Teach English in Xinlin Zhen - Xing'an Meng — Hinggan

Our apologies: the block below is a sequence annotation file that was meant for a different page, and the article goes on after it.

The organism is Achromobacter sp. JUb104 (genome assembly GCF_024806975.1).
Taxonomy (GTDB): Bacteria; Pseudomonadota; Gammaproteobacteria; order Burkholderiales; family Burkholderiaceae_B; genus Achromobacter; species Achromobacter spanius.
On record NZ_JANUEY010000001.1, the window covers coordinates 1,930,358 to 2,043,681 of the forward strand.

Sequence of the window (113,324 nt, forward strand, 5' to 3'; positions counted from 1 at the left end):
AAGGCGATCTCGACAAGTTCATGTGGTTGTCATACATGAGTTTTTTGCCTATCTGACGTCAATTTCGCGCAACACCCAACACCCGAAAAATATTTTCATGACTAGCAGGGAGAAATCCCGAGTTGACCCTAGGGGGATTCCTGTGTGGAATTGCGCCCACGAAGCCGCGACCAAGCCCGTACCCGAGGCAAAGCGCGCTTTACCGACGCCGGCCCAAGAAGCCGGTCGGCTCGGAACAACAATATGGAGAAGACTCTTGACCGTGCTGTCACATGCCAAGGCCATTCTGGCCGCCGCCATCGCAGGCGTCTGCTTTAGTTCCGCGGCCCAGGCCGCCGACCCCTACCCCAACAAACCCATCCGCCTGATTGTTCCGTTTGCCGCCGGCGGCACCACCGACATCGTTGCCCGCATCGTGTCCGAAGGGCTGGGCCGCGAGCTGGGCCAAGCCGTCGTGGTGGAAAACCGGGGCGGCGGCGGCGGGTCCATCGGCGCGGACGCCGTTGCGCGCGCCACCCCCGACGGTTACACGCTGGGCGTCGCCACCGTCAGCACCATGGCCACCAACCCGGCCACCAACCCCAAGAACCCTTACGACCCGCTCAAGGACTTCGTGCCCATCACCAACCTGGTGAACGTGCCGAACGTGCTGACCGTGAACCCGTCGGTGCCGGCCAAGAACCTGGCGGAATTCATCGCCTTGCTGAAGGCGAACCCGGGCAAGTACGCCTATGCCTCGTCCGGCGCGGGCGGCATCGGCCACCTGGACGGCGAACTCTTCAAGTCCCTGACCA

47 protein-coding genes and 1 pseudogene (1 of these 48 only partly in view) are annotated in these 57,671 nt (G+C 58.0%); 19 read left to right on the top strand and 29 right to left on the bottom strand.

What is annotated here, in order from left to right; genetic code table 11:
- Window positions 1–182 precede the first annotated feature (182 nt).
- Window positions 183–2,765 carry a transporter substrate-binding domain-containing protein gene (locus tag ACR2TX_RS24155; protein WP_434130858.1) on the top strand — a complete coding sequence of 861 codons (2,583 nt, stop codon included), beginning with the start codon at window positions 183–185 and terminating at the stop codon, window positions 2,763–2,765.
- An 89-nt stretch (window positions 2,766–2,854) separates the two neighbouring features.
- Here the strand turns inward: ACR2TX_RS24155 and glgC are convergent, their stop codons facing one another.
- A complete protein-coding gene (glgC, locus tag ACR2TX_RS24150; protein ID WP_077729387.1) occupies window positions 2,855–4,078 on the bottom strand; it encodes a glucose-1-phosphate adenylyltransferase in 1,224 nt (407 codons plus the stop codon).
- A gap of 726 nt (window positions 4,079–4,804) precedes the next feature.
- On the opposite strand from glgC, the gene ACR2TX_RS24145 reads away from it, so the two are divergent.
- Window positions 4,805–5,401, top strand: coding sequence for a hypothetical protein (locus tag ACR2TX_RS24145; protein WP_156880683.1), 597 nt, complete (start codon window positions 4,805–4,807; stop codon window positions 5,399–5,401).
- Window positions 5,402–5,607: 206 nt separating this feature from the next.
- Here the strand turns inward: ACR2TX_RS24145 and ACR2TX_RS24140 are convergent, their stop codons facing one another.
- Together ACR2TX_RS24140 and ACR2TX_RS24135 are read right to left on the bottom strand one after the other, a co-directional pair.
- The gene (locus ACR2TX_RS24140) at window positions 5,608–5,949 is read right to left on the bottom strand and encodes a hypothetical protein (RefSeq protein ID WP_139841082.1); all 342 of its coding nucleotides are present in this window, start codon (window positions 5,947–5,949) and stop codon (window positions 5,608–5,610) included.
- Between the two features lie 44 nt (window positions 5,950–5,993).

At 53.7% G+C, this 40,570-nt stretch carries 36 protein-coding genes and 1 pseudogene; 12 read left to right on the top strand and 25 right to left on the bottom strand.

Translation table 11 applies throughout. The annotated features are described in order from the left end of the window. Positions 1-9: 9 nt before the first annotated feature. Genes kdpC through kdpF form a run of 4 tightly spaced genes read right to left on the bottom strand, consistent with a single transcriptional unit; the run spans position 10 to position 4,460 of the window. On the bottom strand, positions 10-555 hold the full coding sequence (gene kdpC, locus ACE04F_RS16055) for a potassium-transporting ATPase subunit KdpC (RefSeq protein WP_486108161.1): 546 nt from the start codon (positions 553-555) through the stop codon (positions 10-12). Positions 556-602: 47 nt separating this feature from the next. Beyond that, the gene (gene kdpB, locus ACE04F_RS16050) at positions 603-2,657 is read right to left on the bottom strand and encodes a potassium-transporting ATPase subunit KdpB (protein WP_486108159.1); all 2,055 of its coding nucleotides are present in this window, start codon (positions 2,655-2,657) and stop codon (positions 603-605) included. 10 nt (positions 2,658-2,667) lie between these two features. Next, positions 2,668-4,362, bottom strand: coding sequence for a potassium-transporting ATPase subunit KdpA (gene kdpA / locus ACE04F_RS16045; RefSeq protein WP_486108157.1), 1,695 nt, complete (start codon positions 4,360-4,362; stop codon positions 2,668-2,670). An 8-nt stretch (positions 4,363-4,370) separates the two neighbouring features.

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#40) The Value of Observed Teaching Practice How being a student gives me confidence to be a good teacher. I believe there is great value in observing a teaching practice. This seems a logical first step in getting to know a job and how others more experienced are doing it. There are many different styles, methods and personalities which can make one classroom a bit different from another. Throughout many years, I have taken some classes in foreign languages in which I have observed the teaching practice. I will discuss what I observed and learned. Studying French in Paris, I observed how the teachers handled the bigger beginning groups, using worksheets in class and for homework. The smaller classes of 5 or 6 were more informal, with more chances to speak and groups and pairs used. I also did private lessons before this. In this last year living in Spain, I’ve taken a few different Spanish classes. Some of the teachers were really enthusiastic and one never smiled and looked like he dreaded every minute. I did group classes and a conversation class. Looking back at all the different teaching environments and styles, I have learned so much about what works and what doesn’t. I feel that these things can really help me as a teacher. With my private French teacher, she started out with nice conversation and then went into grammar, going over what I had trouble with. It was a great approach and one of the most effective classes I’ve ever had. She gave me homework from a good book as well. I would definitely model my teaching style after her in many ways. In the large Paris classes, you really had to pay attention to be able to see and hear what the teacher was doing. Everyone read a bit and everyone read aloud their answers to the previous day’s homework. It was good for those highly motivated. The homework was really necessary to be able to learn as there was not much time in class for the whole class to speak. I felt like it would have saved time by breaking into groups for most of the class instead of going around the room for everyone to speak, since that took a lot of time and was dry and uninteresting. In the Spain classes, the class size was smaller. The book for class and homework was badly designed, hard to read and was not very effective. We skipped most of it. Instead the teachers made photocopies of another book and handed them out to the students. This resulted in students having a lot of pieces of paper to organize. I learned that the book should be clear and concise. In one of the beginning Spanish classes, the teacher was not interested and did not want to be there. He would give us a huge task and then sit for a long time doing seemingly nothing. He wasted a lot of time. The class was frustrating. I learned that you have to keep it fun and engaging, ask how the students are doing when they are working and speak more with the students at a low level. Other teachers at this school were very good. The best one would go around the circle and talk to each person at the start of class. This made everyone feel welcome and acknowledged. If someone wasn’t feeling well, was tired, or preoccupied with some problem, the teacher and the class would know about it and everyone understood what was going on. This made for a feeling of connectedness, brought the group closer and it was easier to have effective and interesting conversations. This teacher never made anyone feel bad. Using short films and music was fun and engaging. (In contrast, another teacher didn’t acknowledge everyone which led to problems later. The more you connect, the more you understand the class.) Another teacher joked a lot. It was fun, but sometimes he would go too far or pick on someone. Sometimes this made students feel very uncomfortable and then they would shut down. This was not a good approach. He also relied heavily on games that were not useful. You can tell when a teacher is just trying to fill up the time. The conversation class was more about doing presentations. I felt that preparing for and memorizing a presentation was time consuming for little gain. Having a real conversation with others in real situations would be more effective. The private tutor I have is very enthusiastic and lets me talk for the entire time. This is great practice but a bit unbalanced. Sometimes she speaks almost the whole time which is great for listening. The teacher wants to be so nice that the lesson just wanders. A better approach would be to have conversation, a bit of grammar and homework. I’ve learned a lot from observing many teachers and feel confident that I’ve been exposed to good skills that I can use. Some of the most important things are enthusiasm, kindness and inclusiveness. There needs to be a balance of conversation, grammar and listening. In private lessons, you should ask periodically what the student would like and how they are progressing. Games, in my opinion, should be chosen well, allow the students to speak and not be uncomfortable. I thought that throwing a ball around the room was not a great game because people were not very good at it so time was wasted finding the ball. Paying attention to each person as an individual is very important. I noticed that pairs seem to be the most conducive for speaking, easy and comfortable. Speaking from your chair is much more comfortable than in front of the class. Comfort is important in teaching as this allows students to open up, try new things and be engaged. Another important thing is correcting the students so they know what is right. Observing teachers to me is one of the most useful ways of learning different styles. It is an invaluable tool and should be included in teaching courses.